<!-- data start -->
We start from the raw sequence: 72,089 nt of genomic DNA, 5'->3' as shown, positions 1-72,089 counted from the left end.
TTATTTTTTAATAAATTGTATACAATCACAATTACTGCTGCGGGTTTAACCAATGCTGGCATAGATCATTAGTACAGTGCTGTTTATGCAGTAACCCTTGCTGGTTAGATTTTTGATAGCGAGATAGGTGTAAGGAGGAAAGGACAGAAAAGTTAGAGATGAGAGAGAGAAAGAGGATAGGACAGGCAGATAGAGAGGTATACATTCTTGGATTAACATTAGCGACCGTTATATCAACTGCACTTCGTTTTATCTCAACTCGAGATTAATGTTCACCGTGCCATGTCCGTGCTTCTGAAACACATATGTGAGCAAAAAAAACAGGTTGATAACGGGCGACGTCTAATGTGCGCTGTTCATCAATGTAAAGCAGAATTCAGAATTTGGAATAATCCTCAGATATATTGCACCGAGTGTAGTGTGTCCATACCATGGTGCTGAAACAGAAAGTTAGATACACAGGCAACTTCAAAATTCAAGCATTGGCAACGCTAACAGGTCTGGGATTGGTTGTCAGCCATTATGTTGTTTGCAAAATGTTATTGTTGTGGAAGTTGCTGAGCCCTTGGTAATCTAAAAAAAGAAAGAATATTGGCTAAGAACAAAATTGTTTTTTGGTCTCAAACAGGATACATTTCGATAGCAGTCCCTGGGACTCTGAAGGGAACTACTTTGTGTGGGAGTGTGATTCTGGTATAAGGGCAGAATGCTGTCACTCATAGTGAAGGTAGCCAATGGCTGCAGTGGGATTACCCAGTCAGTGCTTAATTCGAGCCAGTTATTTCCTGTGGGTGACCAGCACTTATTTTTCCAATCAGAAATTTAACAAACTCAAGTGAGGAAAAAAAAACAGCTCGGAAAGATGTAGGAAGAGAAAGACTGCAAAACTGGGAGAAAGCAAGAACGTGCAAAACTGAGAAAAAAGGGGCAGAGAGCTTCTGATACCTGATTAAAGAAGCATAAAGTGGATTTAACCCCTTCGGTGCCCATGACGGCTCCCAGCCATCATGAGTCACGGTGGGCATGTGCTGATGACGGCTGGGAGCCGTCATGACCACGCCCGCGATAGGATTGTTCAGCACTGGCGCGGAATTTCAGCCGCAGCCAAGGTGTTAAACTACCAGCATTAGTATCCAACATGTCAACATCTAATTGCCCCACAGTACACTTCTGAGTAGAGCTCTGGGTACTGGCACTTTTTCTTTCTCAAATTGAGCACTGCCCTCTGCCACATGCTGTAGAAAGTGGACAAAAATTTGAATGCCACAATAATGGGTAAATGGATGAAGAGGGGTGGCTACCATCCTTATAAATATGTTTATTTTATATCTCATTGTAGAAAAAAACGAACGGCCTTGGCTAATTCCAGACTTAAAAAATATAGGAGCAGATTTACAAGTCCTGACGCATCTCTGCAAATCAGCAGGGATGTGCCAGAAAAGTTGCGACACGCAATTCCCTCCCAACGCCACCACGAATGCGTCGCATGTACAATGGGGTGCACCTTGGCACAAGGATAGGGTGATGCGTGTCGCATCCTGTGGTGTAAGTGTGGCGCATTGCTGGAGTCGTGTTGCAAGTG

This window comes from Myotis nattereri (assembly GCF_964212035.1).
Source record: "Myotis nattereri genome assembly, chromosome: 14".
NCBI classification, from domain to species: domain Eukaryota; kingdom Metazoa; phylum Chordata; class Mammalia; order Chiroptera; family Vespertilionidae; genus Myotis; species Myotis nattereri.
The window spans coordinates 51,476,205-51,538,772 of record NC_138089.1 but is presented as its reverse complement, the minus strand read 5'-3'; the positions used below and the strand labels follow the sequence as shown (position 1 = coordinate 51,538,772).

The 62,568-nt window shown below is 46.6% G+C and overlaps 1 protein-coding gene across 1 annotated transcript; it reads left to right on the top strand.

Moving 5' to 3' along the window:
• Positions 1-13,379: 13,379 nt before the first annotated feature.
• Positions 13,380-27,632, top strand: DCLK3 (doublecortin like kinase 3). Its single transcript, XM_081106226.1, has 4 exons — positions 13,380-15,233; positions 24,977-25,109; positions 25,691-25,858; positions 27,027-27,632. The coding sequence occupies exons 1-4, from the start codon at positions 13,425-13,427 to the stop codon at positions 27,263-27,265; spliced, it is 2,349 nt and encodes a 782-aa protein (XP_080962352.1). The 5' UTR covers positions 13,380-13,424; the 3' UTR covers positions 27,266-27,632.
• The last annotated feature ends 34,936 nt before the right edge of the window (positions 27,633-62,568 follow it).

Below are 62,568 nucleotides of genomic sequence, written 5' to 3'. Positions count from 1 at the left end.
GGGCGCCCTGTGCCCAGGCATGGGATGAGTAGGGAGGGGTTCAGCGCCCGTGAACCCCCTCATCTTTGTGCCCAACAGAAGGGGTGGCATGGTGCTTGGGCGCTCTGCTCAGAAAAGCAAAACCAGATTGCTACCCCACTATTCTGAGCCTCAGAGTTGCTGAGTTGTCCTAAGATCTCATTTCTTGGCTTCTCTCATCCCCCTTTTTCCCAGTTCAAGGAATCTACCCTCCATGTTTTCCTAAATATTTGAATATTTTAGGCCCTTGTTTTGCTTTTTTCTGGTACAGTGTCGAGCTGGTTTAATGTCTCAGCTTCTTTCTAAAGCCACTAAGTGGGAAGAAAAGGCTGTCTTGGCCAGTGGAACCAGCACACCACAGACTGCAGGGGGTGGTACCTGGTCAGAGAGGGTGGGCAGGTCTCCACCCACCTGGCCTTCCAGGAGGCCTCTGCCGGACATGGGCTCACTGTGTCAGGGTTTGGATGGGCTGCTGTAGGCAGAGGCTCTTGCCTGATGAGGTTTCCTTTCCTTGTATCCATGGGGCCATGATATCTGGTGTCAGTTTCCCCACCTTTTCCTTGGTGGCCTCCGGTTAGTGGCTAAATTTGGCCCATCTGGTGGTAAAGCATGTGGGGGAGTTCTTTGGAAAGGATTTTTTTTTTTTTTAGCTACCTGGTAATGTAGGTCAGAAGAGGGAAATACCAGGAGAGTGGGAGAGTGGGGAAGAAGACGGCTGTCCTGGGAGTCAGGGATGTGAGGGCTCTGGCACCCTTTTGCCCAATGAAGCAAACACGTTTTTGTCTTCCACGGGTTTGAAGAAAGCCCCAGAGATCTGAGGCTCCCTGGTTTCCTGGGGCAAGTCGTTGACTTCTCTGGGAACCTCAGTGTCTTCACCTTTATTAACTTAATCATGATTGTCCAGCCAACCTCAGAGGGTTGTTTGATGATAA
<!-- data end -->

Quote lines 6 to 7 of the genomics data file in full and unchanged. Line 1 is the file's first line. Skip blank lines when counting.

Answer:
The window spans coordinates 51,476,205-51,538,772 of record NC_138089.1 but is presented as its reverse complement, the minus strand read 5'-3'; the positions used below and the strand labels follow the sequence as shown (position 1 = coordinate 51,538,772).

The 62,568-nt window shown below is 46.6% G+C and overlaps 1 protein-coding gene across 1 annotated transcript; it reads left to right on the top strand.